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Proceedings Article

In vivo imaging and quantification of iron oxide nanoparticle uptake and biodistribution

[+] Author Affiliations
P. Jacks Hoopes, Alicia A. Petryk, Andrew J. Giustini, John B. Weaver

Thayer School of Engineering at Dartmouth (United States)

Barjor Gimi

Dartmouth Medical School (United States)

John Bischof, Ryan Chamberlain

Univ. of Minnesota, Twin Cities (United States)

Michael Garwood

Ctr. for Magnetic Resonance Research, Univ. of Minnesota, Twin Cities (United States)

Proc. SPIE 8317, Medical Imaging 2012: Biomedical Applications in Molecular, Structural, and Functional Imaging, 83170R (March 23, 2012); doi:10.1117/12.916097
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From Conference Volume 8317

  • Medical Imaging 2012: Biomedical Applications in Molecular, Structural, and Functional Imaging
  • San Diego, California, USA | February 04, 2012

abstract

Recent advances in nanotechnology have allowed for the effective use of iron oxide nanoparticles (IONPs) for cancer imaging and therapy. When activated by an alternating magnetic field (AMF), intra-tumoral IONPs have been effective at controlling tumor growth in rodent models. To accurately plan and assess IONP-based therapies in clinical patients, noninvasive and quantitative imaging technique for the assessment of IONP uptake and biodistribution will be necessary. Proven techniques such as confocal, light and electron microscopy, histochemical iron staining, ICP-MS, fluorescent labeled mNPs and magnetic spectroscopy of Brownian motion (MSB), are being used to assess and quantify IONPs in vitro and in ex vivo tissues. However, a proven noninvasive in vivo IONP imaging technique has not yet been developed. In this study we have demonstrated the shortcomings of computed tomography (CT) and magnetic resonance imaging (MRI) for effectively observing and quantifying iron /IONP concentrations in the clinical setting. Despite the poor outcomes of CT and standard MR sequences in the therapeutic concentration range, ultra-short T2 MRI methods such as, Sweep Imaging With Fourier Transformation (SWIFT), provide a positive iron contrast enhancement and a reduced signal to noise ratio. Ongoing software development and phantom and in vivo studies, will further optimize this technique, providing accurate, clinically-relevant IONP biodistribution information.© (2012) COPYRIGHT Society of Photo-Optical Instrumentation Engineers (SPIE). Downloading of the abstract is permitted for personal use only.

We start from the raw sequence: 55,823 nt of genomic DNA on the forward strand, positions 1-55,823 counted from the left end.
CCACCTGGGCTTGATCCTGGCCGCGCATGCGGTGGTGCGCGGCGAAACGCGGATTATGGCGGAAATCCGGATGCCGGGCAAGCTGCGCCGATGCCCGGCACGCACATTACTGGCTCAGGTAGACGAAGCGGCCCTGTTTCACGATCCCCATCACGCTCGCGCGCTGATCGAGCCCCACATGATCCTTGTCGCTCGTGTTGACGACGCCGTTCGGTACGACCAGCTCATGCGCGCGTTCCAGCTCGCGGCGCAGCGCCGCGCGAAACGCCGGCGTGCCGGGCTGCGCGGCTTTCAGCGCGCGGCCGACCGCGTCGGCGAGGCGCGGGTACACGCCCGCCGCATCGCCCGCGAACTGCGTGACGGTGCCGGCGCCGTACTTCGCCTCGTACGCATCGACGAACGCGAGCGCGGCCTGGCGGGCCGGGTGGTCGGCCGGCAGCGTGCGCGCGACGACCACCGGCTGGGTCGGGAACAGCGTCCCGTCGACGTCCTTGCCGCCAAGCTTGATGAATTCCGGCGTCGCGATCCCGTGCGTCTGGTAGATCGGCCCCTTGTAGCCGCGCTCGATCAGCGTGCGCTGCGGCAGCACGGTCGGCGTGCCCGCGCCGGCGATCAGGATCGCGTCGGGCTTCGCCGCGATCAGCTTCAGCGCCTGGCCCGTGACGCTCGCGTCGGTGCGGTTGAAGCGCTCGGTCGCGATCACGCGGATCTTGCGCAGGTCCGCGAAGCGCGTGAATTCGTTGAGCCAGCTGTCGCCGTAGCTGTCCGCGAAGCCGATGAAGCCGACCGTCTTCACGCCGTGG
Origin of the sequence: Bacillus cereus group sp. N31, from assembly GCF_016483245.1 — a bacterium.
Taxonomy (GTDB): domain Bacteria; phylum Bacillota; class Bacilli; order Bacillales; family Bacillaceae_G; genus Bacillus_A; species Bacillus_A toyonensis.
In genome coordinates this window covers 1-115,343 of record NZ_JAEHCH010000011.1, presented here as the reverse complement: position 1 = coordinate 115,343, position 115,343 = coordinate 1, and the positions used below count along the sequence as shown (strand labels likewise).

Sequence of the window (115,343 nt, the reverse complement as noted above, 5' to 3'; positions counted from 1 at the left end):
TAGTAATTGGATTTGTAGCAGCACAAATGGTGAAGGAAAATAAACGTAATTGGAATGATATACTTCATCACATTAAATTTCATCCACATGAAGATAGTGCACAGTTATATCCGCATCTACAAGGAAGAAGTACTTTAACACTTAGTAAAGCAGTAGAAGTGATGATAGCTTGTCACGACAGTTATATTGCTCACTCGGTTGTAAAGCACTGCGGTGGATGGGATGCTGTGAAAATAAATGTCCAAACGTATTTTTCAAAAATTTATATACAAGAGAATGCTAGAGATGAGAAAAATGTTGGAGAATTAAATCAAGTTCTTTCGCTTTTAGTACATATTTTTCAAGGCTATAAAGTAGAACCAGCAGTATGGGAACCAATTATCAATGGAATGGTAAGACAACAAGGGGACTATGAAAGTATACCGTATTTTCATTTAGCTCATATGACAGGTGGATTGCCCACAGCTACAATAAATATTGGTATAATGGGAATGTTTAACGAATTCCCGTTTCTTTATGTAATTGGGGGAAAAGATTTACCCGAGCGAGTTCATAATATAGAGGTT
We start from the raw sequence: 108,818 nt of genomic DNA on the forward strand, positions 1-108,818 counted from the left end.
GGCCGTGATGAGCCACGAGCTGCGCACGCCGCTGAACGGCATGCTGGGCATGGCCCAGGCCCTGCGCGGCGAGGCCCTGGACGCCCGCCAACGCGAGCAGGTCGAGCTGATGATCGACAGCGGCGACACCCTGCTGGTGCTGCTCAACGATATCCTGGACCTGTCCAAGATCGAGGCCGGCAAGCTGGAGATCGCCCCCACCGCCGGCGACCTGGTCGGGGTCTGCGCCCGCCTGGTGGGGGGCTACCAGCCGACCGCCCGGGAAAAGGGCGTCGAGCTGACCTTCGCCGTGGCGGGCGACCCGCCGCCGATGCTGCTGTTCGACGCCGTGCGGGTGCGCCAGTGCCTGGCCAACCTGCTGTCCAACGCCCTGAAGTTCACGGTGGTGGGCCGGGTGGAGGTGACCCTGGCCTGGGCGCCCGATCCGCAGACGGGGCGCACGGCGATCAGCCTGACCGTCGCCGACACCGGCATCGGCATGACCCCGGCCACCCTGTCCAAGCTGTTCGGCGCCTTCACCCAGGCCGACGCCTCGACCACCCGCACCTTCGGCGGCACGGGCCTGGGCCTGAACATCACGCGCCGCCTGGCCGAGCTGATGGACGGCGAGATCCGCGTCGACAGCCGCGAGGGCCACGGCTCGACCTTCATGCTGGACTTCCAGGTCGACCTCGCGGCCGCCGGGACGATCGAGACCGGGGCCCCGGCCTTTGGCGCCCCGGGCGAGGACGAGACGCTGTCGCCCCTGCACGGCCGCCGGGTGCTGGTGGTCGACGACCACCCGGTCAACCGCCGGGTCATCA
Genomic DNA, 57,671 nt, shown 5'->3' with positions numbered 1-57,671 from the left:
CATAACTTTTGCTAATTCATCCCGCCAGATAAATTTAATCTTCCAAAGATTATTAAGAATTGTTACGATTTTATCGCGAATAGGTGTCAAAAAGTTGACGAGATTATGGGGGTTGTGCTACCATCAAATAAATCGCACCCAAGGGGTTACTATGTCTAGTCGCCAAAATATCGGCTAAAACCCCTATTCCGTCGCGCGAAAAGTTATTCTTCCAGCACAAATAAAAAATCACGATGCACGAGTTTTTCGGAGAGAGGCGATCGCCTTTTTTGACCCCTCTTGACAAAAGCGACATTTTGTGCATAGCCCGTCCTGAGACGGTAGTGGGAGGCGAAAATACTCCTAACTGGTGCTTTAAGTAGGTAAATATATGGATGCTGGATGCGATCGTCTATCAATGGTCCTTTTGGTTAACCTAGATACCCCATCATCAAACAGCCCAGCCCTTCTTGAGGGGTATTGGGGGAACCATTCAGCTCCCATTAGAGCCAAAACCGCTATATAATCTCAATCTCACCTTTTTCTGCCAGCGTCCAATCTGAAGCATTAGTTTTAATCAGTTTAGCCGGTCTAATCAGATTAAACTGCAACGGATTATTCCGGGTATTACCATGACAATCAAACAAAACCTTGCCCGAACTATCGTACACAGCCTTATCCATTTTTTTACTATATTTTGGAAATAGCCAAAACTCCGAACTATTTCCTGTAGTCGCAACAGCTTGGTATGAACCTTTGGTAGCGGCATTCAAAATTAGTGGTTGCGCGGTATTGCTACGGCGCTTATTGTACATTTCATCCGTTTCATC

Citation

P. Jacks Hoopes ; Alicia A. Petryk ; Barjor Gimi ; Andrew J. Giustini ; John B. Weaver, et al.
"In vivo imaging and quantification of iron oxide nanoparticle uptake and biodistribution", Proc. SPIE 8317, Medical Imaging 2012: Biomedical Applications in Molecular, Structural, and Functional Imaging, 83170R (March 23, 2012); doi:10.1117/12.916097; http://dx.doi.org/10.1117/12.916097


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